LONDON: Hospitals in the south of England say they have seen a “real rise in pressure” as the number of Covid patients needing treatment increases.
Saturday was described as one of London Ambulance Service’s busiest in history amid the rapid spread of a new variant.
The service and at least two others have urged people to call 999 only if there is a serious emergency. The president of the Royal College of Emergency Medicine said she saw “wall to wall Covid” at one London hospital.
Dr Katherine Henderson told BBC Breakfast there was a “great deal of difficulty” getting patients into wards on Christmas Day.
She added: “The chances are that we will cope, but we cope at a cost – the cost is not doing what we had hoped, which is being able to keep non-Covid activities going.
“It is always challenging in winter, nobody would say that it wasn’t, but at the moment the level of patient need is incredibly high.”
The chief executive of Homerton hospital in east London urged people to comply with the tier four restrictions in force.
On Sunday, some 30,501 infections and 316 deaths were recorded in the UK.
But the true scale will be higher, as Scotland is not releasing data around deaths between 24 and 28 December, while Northern Ireland is not providing either case or death data. There were 21,286 people in hospital with coronavirus across the UK on December 22 – the last day for which data is available – according to official government figures.
The BBC has been told the London Ambulance Service (LAS) received as many emergency calls on 26 December as it did at the height of the first wave of Covid-19. The 7,918 calls it received was up more than 2,500 on the same day last year. An LAS memo said the rising demand was down to the “rapid spread of the new variant of the Covid-19 virus”.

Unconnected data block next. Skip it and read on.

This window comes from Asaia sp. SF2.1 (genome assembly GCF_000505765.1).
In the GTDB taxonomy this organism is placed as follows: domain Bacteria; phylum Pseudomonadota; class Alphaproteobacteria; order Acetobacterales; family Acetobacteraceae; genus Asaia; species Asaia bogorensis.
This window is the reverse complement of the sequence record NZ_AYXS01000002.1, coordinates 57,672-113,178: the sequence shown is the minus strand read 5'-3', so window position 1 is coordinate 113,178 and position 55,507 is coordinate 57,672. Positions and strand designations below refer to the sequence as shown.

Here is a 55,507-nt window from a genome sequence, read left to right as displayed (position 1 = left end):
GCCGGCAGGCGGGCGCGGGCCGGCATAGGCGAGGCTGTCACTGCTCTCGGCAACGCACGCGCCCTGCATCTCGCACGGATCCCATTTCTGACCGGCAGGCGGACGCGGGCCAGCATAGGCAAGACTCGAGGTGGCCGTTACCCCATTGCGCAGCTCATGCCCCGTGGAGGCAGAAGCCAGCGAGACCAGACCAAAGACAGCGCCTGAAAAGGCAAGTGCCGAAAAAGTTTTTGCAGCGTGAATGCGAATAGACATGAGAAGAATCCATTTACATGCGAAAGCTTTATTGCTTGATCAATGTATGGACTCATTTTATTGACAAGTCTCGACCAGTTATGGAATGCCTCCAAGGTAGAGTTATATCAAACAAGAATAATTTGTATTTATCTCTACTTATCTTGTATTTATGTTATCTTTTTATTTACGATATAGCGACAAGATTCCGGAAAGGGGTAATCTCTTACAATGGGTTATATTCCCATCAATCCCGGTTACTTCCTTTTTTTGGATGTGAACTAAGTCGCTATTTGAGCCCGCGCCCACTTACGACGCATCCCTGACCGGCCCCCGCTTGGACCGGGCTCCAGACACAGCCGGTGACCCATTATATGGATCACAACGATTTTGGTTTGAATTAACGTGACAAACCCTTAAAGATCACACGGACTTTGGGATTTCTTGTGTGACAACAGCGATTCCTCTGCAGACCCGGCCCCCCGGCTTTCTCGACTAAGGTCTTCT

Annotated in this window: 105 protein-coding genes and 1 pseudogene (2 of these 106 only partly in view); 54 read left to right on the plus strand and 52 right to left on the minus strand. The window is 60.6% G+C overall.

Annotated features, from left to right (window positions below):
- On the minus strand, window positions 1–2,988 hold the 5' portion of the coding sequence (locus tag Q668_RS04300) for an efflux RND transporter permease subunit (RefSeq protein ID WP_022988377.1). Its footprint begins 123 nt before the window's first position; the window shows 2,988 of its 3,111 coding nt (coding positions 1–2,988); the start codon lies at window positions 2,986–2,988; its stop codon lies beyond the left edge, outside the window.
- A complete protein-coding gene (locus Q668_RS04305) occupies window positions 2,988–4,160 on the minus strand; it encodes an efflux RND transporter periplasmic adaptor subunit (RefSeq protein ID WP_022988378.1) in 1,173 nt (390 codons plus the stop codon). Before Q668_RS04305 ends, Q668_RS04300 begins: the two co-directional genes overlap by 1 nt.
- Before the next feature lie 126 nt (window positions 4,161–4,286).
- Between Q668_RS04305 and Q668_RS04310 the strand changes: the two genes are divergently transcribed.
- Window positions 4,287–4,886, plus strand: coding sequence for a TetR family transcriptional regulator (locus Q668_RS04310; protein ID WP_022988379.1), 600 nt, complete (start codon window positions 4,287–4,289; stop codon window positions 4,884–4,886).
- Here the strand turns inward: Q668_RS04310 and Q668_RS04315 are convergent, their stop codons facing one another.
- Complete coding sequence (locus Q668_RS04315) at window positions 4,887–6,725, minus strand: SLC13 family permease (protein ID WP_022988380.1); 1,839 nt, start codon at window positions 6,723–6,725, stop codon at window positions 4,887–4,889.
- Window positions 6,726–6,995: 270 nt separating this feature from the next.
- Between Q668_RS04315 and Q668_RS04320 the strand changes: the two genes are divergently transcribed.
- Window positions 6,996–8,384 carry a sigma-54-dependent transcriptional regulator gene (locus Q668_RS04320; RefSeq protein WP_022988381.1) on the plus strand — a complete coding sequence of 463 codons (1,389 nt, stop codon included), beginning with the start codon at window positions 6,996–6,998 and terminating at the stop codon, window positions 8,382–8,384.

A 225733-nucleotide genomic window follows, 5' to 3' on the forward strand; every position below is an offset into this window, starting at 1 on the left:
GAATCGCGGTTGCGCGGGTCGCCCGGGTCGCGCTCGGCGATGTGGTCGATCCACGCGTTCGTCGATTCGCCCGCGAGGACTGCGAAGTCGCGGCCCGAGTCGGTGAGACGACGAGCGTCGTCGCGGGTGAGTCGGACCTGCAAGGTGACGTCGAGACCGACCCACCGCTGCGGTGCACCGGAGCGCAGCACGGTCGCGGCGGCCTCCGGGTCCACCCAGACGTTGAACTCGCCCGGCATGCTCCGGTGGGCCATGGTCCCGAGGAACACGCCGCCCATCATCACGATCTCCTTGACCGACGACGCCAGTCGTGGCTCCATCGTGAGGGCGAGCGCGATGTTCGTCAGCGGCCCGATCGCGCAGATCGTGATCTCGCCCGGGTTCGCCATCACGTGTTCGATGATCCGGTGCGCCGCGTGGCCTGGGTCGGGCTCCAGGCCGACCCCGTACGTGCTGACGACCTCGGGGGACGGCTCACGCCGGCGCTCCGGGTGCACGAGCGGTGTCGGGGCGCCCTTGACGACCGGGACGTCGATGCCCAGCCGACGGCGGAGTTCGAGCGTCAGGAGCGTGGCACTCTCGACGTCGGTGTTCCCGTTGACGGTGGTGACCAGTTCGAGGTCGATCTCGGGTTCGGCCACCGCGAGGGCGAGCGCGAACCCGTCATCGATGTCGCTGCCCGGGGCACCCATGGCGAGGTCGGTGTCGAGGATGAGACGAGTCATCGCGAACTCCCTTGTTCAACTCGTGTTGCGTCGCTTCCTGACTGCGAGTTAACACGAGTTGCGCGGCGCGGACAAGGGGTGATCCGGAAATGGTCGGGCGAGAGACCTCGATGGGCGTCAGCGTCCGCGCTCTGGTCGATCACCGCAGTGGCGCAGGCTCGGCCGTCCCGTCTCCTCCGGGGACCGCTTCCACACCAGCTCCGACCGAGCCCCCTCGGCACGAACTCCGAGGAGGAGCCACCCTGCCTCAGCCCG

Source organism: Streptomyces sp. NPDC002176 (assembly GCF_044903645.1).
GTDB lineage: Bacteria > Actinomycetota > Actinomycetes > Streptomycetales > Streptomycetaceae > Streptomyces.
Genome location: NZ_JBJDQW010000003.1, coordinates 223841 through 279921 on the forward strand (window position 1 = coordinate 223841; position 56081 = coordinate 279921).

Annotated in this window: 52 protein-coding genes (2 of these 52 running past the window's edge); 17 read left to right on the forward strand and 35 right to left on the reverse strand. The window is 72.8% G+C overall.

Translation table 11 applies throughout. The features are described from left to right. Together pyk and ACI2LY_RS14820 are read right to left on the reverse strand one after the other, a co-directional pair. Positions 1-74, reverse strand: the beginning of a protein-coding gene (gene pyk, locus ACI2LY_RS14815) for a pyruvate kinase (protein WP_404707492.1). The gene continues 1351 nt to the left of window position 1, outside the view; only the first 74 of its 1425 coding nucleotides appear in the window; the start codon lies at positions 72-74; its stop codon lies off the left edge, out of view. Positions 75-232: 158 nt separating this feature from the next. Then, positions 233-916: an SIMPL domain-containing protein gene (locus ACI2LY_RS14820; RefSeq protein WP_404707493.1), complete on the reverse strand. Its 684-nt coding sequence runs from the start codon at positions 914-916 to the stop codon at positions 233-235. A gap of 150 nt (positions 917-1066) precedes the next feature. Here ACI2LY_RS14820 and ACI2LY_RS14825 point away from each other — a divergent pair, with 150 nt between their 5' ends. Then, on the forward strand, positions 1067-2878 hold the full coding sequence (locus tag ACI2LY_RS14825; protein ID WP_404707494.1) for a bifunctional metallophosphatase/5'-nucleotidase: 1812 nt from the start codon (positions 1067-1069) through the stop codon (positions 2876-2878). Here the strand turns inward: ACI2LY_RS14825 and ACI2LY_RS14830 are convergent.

Figures seen by the BBC show at one London hospital on Sunday morning, ambulance crews were typically waiting nearly six hours to hand over patients to staff. One paramedic told the BBC that some patients had been treated in ambulance bays because of a shortage of beds and staff were finding the whole situation “very stressful”.
Infection rates in England are currently highest in areas of Essex, London and other parts of the South East. Parts of Essex have recorded the highest weekly coronavirus case rates since the pandemic began. In the week leading up to 21 December, Brentwood, Epping Forest and Thurrock all had rates of more than 1,350 cases per 100,000 people.
It comes as 24 million people – or 43% of England’s population – are now living under the harshest tier four rules after more than six million people in east and south-east England went into the highest level of restrictions on Saturday. The rules include a “stay-at-home” order.